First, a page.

This is a Power Litigation™ article or BucklinTrial Notebook™ article authored by Leonard Bucklin, a Fellow of the International Academy of Trial Lawyers. Fellowship is by invitation only, and is limited to 500 trial lawyers in the United States. Trial lawyers are invited to become Fellows only after a vetting process that includes inquiries of both judges and trial lawyers of high standing.
This form is typical of how our forms include mentoring advice with a checklist outline. It's a free gift to you. It's a result of our following our mission statement: "Making Good Lawyers Better". Thank you for being a customer! Download it in PDF format, without charge.
In some depositions, there comes a time when the adverse witness says "I don't know" or "I don't remember." Beware of simply taking the answer and moving to a different question. "I don't know" or "I don't remember" allow the witness to appear at trial with a refreshed memory and a new answer that surprises you at the trial.
Moreover, some insurers and attorneys have been known to engage in the shady practice of educating a witness to say "I don't know" to any questions of present location or occurrences. For example, the drill once taught to one insurer's employees in preparation for their being deposed on issues of bad faith went like this.
"Mary, don't you understand that even if you parked your car in the parking lot when you came in here, your car may have been stolen. Therefore the correct answer is 'I don't know' if the plaintiff's attorney asks you where your car is. Now let's talk about your answer to "Where are the company files on refused claims.....")
In short, don't let any witness fool you about what they really do know. Moreover, even if this witness really does not know the information, she may know how to get the information you want.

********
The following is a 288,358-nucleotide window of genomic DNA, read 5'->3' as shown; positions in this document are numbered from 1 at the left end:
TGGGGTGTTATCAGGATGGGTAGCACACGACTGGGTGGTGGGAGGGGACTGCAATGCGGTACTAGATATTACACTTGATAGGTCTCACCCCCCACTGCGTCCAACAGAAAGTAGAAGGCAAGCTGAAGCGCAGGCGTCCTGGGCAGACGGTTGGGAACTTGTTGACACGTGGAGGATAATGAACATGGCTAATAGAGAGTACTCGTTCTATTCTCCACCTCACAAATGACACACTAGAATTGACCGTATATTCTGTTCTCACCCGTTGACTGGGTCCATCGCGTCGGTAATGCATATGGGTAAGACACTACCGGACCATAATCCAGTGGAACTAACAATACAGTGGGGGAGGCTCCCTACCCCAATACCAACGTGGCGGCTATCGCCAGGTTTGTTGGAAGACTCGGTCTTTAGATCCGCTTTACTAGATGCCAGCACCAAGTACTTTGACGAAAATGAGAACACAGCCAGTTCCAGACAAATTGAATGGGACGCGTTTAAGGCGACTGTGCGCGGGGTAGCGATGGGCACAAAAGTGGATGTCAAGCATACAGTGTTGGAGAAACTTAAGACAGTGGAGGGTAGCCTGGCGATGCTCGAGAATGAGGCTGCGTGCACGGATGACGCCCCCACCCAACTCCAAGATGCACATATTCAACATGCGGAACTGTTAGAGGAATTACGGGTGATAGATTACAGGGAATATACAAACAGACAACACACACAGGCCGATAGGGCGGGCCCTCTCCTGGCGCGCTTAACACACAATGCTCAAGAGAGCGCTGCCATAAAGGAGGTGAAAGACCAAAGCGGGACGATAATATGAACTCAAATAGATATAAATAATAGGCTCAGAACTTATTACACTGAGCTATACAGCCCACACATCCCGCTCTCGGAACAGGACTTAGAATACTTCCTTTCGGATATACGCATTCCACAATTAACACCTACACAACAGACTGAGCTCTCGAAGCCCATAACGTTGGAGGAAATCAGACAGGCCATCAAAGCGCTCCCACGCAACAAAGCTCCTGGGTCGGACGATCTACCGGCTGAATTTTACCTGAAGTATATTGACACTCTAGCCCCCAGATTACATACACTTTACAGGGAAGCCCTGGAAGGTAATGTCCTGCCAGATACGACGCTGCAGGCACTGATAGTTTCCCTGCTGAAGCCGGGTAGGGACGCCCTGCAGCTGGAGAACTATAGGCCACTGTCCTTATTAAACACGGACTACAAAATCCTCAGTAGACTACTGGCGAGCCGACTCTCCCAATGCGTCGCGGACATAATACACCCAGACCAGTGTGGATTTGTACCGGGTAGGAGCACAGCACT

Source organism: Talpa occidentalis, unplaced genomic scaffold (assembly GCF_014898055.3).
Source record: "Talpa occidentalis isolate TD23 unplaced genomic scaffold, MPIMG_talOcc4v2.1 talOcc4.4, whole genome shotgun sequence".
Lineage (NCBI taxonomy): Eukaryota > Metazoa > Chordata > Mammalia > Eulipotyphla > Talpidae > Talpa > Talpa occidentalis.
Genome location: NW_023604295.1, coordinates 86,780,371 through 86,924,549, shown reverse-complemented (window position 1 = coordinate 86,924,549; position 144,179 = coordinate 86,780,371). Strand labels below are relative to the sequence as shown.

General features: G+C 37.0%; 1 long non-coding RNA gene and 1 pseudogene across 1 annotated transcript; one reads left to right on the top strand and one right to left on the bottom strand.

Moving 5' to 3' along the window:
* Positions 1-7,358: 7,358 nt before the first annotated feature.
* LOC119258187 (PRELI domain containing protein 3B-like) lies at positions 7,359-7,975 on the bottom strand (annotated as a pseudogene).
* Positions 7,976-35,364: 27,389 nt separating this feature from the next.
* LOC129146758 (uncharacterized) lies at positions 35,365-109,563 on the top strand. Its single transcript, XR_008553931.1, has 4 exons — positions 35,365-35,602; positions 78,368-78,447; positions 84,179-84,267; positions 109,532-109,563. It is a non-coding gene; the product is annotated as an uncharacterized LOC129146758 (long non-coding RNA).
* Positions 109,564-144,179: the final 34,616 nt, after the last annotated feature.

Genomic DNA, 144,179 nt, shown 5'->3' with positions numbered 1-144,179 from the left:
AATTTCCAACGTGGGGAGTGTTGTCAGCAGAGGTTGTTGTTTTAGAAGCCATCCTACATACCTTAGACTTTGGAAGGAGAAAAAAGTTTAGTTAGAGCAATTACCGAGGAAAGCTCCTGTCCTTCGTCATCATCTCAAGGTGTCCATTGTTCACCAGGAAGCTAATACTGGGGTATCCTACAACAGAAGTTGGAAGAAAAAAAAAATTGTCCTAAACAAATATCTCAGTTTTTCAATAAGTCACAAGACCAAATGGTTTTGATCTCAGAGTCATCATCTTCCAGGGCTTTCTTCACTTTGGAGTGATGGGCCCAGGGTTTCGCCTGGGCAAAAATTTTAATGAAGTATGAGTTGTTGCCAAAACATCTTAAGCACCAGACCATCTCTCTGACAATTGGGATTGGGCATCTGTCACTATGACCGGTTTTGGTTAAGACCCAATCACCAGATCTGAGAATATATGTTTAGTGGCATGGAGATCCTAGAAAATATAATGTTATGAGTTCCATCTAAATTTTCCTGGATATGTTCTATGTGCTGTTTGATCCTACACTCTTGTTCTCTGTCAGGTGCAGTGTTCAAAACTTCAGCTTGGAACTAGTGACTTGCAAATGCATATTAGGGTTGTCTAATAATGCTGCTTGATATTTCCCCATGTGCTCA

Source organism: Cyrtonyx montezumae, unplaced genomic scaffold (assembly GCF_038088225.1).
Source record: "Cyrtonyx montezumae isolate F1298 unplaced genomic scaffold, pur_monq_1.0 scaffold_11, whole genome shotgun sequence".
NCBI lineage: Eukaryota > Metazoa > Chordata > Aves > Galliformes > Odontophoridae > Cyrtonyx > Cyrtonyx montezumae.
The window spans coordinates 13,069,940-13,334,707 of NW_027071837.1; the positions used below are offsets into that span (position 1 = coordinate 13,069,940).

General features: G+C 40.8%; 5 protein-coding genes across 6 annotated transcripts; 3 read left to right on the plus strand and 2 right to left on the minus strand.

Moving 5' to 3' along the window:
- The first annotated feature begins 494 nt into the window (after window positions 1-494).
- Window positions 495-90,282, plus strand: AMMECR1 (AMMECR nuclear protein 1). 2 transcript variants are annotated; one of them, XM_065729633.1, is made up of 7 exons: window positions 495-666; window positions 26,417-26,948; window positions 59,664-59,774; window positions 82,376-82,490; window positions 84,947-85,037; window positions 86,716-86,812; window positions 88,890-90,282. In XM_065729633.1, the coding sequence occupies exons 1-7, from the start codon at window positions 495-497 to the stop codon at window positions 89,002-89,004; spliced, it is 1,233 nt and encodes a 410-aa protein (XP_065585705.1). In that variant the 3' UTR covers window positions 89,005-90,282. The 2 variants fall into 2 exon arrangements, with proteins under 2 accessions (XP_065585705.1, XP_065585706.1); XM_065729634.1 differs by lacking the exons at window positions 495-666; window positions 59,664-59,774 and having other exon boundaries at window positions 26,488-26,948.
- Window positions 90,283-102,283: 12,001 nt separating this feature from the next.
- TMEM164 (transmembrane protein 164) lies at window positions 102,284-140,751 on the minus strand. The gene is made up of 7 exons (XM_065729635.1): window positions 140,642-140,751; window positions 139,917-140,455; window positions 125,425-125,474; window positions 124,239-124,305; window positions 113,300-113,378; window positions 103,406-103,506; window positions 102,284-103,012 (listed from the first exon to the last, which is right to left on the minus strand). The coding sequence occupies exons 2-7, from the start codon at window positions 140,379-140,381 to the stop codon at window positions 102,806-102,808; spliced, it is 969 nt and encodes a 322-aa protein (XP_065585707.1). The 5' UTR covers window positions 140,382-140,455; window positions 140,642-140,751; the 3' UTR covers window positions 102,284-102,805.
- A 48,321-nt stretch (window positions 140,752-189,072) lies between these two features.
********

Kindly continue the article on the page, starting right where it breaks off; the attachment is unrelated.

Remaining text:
Therefore - every time a witness says, "I don't know" or "I don't remember," there is a series of questions you should ask the witness. You ask these questions to find more information from the uncooperative witness. You ask these questions lessen changes of an adverse witness mouse-trapping you with a miraculous attack of memory recovery a day before trial.
Our "100% money back, No Questions Asked, Guarantee."
If you don't totally agree that the book with all its forms is worth every penny, simply tell us within 60 days to refund your money. You keep our book; we refund your money. What could be better!
Read our guarantee here!
No Legal Advice. LawyerTrialForms™ articles and legal forms are intended to provide information about the subject matter covered, but are provided with the understanding that the author, editor, and publisher do not render legal or other professional services. If legal advice or other expert assistance is required, seek the service of a competent professional. Attorneys using our publications in dealing with a specific legal matter should exercise their own independent judgment and research original sources of authority and law.
Trademarks and Copyrights 1998 to 2014, Leonard Bucklin.